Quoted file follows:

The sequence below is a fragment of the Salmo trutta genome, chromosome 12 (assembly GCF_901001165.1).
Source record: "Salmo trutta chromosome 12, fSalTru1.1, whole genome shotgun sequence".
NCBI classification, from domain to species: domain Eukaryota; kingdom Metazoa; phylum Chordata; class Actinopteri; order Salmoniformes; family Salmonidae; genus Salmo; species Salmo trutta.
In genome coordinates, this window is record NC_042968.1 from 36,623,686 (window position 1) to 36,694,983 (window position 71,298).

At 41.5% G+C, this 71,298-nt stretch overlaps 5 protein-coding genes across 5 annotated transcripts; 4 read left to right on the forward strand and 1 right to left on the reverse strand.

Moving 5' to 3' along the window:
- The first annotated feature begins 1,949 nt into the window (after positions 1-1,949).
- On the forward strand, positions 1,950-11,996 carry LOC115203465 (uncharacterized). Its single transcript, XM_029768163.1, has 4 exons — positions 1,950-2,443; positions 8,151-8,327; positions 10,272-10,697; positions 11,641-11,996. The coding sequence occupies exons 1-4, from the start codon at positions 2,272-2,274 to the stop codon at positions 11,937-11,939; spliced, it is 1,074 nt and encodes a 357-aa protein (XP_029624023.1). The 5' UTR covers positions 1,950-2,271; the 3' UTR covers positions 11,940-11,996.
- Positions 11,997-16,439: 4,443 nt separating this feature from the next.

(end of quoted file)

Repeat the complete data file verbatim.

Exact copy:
The sequence below is a fragment of the Salmo trutta genome, chromosome 12 (assembly GCF_901001165.1).
Source record: "Salmo trutta chromosome 12, fSalTru1.1, whole genome shotgun sequence".
NCBI classification, from domain to species: domain Eukaryota; kingdom Metazoa; phylum Chordata; class Actinopteri; order Salmoniformes; family Salmonidae; genus Salmo; species Salmo trutta.
In genome coordinates, this window is record NC_042968.1 from 36,623,686 (window position 1) to 36,694,983 (window position 71,298).

At 41.5% G+C, this 71,298-nt stretch overlaps 5 protein-coding genes across 5 annotated transcripts; 4 read left to right on the forward strand and 1 right to left on the reverse strand.

Moving 5' to 3' along the window:
- The first annotated feature begins 1,949 nt into the window (after positions 1-1,949).
- On the forward strand, positions 1,950-11,996 carry LOC115203465 (uncharacterized). Its single transcript, XM_029768163.1, has 4 exons — positions 1,950-2,443; positions 8,151-8,327; positions 10,272-10,697; positions 11,641-11,996. The coding sequence occupies exons 1-4, from the start codon at positions 2,272-2,274 to the stop codon at positions 11,937-11,939; spliced, it is 1,074 nt and encodes a 357-aa protein (XP_029624023.1). The 5' UTR covers positions 1,950-2,271; the 3' UTR covers positions 11,940-11,996.
- Positions 11,997-16,439: 4,443 nt separating this feature from the next.